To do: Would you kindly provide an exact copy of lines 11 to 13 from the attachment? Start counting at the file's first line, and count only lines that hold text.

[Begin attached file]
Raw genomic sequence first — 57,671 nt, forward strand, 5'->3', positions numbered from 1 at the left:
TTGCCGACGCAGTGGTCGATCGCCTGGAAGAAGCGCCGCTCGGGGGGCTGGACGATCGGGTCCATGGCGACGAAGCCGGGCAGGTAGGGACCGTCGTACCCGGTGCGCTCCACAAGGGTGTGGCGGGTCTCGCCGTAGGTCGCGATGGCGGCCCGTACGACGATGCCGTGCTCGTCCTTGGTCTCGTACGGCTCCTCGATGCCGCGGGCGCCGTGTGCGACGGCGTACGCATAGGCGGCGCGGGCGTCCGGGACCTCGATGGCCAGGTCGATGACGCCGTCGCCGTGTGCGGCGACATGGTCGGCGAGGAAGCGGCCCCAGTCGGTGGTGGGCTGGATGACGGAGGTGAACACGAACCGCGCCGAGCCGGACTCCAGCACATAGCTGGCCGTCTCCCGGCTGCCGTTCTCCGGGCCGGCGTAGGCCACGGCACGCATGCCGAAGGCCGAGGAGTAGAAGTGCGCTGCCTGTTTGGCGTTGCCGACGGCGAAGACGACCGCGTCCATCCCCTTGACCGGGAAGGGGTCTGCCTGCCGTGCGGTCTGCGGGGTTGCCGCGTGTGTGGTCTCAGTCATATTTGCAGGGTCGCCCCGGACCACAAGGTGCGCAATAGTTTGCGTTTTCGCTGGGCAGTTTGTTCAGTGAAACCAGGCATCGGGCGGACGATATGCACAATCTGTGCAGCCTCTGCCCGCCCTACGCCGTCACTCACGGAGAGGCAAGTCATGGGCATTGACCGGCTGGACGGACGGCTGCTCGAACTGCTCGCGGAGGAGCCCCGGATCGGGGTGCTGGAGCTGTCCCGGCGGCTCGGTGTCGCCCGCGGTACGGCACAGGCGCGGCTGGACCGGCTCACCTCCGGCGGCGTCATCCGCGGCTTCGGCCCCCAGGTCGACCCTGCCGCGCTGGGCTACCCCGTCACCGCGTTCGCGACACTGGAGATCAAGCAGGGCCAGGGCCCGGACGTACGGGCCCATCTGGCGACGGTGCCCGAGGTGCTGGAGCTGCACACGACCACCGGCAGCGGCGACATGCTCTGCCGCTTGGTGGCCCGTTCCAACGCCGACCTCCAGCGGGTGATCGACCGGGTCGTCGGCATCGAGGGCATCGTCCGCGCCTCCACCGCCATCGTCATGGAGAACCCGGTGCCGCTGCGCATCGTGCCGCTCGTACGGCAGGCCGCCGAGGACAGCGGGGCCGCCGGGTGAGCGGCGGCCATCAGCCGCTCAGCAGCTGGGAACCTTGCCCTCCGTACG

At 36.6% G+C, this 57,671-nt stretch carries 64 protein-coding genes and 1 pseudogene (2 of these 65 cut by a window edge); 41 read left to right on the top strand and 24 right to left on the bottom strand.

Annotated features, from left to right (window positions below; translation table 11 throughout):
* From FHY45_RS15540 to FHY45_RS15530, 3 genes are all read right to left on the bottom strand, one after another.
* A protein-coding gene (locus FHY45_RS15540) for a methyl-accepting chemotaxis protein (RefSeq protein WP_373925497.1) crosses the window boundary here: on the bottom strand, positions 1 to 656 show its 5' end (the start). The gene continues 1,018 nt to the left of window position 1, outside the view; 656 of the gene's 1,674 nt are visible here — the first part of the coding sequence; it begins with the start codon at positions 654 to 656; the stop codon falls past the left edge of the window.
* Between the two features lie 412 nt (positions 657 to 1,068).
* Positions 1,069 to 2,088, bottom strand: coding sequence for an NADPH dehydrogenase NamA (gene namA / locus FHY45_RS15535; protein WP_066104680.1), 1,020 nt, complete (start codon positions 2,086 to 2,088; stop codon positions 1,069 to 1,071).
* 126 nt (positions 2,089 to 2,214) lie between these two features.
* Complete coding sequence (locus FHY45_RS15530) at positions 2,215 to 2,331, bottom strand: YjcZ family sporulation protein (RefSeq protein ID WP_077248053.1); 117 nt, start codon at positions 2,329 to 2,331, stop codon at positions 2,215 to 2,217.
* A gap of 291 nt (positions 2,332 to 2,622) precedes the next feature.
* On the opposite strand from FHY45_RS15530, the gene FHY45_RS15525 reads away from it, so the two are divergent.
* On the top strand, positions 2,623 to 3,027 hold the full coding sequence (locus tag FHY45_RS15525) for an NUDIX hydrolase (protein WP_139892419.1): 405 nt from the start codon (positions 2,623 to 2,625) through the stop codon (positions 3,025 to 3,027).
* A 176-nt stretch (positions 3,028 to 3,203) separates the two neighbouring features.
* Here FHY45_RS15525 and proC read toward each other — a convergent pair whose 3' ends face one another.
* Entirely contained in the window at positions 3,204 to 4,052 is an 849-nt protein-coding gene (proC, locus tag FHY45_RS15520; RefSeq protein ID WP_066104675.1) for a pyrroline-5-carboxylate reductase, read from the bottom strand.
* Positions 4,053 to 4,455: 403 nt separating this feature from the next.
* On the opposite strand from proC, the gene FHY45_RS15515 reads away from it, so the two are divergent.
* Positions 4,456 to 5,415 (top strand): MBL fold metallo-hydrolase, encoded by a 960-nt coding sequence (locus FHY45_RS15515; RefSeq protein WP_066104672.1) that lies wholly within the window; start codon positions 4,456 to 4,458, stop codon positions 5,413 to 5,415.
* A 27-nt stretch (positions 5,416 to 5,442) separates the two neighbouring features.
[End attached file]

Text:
* A gap of 291 nt (positions 2,332 to 2,622) precedes the next feature.
* On the opposite strand from FHY45_RS15530, the gene FHY45_RS15525 reads away from it, so the two are divergent.
* On the top strand, positions 2,623 to 3,027 hold the full coding sequence (locus tag FHY45_RS15525) for an NUDIX hydrolase (protein WP_139892419.1): 405 nt from the start codon (positions 2,623 to 2,625) through the stop codon (positions 3,025 to 3,027).